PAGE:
Distribution of doublecortin expressing cells near the lateral ventricles in the adult mouse brain.
Yang HKC., Sundholm-Peters NL., Goings GE., Walker AS., Hyland K., Szele FG.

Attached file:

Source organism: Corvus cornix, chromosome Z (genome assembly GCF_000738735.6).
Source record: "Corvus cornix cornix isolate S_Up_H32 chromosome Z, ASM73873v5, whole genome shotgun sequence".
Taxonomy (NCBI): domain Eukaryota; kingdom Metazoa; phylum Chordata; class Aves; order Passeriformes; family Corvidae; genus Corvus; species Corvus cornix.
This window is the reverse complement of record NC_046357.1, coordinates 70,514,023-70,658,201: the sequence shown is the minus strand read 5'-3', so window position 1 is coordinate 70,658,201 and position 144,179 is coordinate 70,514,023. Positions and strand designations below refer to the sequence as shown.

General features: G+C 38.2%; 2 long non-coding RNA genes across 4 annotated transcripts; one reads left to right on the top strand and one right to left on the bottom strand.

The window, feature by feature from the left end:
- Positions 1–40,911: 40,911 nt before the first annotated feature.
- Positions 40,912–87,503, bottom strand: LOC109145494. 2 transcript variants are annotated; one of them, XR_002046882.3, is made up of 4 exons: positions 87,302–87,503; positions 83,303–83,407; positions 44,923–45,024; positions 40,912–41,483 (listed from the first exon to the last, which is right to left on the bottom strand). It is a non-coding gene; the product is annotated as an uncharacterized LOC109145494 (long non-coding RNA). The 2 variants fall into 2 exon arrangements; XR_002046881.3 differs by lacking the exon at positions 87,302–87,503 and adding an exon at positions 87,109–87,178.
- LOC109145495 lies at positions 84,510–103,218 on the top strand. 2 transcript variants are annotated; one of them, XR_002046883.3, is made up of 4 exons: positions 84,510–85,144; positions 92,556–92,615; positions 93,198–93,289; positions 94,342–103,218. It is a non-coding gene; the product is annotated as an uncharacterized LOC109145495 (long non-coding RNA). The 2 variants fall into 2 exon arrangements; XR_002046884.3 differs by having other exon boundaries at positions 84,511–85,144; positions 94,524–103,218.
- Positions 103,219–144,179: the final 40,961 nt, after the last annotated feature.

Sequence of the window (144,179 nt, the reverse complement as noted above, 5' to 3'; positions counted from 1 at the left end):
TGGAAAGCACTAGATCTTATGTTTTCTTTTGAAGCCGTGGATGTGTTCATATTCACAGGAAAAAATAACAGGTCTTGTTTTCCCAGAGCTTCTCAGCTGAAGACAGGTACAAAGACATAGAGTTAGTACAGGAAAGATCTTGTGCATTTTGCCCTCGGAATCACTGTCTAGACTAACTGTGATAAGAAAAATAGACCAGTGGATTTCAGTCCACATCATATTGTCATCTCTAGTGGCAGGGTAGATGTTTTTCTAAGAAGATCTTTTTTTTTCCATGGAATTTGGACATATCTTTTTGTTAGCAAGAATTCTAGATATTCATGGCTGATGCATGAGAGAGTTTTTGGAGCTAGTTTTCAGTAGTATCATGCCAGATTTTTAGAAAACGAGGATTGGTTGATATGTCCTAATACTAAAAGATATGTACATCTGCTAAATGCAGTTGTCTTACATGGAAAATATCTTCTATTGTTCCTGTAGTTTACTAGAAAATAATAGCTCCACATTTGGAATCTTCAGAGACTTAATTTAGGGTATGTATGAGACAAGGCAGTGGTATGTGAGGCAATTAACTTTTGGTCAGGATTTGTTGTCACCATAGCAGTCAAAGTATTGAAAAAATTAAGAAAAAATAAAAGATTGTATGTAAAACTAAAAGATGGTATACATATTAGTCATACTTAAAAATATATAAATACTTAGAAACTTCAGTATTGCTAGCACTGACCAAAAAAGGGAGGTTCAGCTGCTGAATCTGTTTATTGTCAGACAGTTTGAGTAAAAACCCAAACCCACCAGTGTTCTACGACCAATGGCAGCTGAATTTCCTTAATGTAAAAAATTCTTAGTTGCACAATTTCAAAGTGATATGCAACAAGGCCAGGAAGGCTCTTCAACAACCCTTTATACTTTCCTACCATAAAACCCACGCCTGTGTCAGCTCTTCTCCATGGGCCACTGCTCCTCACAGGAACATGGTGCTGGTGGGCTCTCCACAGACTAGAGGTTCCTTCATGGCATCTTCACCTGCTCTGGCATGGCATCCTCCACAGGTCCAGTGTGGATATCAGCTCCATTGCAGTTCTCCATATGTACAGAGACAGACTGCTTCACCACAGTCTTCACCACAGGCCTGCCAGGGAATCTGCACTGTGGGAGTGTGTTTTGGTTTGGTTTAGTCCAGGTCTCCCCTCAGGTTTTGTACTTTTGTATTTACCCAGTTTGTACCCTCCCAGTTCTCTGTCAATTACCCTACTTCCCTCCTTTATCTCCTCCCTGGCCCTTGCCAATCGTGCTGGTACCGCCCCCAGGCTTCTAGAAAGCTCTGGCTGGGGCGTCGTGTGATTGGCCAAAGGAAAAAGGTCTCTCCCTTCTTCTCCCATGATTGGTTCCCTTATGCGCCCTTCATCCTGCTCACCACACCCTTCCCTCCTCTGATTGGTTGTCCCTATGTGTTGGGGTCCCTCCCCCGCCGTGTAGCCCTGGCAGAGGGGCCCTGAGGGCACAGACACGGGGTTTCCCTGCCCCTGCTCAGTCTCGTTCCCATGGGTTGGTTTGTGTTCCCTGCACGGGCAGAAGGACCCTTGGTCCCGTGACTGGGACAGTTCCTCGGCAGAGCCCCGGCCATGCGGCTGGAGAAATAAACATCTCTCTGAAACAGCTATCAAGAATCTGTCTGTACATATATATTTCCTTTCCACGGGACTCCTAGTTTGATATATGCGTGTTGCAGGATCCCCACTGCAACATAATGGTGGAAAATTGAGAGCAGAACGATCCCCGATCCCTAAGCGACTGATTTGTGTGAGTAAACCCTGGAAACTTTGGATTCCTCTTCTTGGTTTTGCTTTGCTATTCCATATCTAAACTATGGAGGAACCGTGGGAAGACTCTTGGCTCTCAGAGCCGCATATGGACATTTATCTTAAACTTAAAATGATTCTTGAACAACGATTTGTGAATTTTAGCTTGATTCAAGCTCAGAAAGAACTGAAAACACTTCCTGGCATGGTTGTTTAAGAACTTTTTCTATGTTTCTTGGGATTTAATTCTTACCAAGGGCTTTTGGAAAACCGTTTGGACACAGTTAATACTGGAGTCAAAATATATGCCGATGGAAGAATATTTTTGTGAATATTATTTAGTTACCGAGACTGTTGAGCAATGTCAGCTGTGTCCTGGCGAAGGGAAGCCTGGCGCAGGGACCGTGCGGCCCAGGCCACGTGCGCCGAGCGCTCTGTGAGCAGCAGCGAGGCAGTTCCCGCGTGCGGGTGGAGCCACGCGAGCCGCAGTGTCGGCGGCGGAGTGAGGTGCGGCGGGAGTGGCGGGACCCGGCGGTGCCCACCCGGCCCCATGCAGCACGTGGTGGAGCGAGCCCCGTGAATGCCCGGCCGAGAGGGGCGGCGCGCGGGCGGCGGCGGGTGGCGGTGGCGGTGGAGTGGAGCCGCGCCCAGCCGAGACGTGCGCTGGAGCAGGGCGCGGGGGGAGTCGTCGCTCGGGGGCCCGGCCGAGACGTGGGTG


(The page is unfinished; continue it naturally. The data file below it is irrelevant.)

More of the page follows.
Doublecortin (Dcx) is a microtubule-associated protein expressed by migrating neuroblasts in the embryo and in the adult subventricular zone (SVZ). The adult SVZ contains neuroblasts that migrate in the rostral migratory stream (RMS) to the olfactory bulbs. We have examined the distribution and phenotype of Dcx-positive cells in the adult mouse SVZ and surrounding regions. Chains of Dcx-positive cells in the SVZ were distributed in a tight dorsal population contiguous with the RMS, with a separate ventral population comprised of discontinuous chains. Unexpectedly, Dcx-positive cells were also found outside of the SVZ: dorsally in the corpus callosum, and ventrally in the nucleus accumbens, ventromedial striatum, ventrolateral septum, and bed nucleus of the stria terminalis. Dcx-positive cells outside the SVZ had the morphology of migrating cells, occurred as individual cells or in chain-like clusters, and were more numerous anteriorly. Of the Dcx-positive cells found outside of the SVZ, 47% expressed the immature neuronal protein class III beta-tubulin, 8% expressed NeuN, a marker of mature neurons. Dcx-positive cells did not express molecules found in astrocytes, oligodendrocytes, or microglia. Structural and immunoelectron microscopy revealed that cells with the ultrastructural features of neuroblasts in the SVZ were Dcx+, and that clusters of neuroblasts emanated ventrally from the SVZ into the parenchyma. Our results suggest that the distribution of cells comprising the walls of the lateral ventricle are more heterogeneous than was thought previously, that SVZ cells may migrate dorsally and ventrally away from the SVZ, and that some emigrated cells express a neuronal phenotype.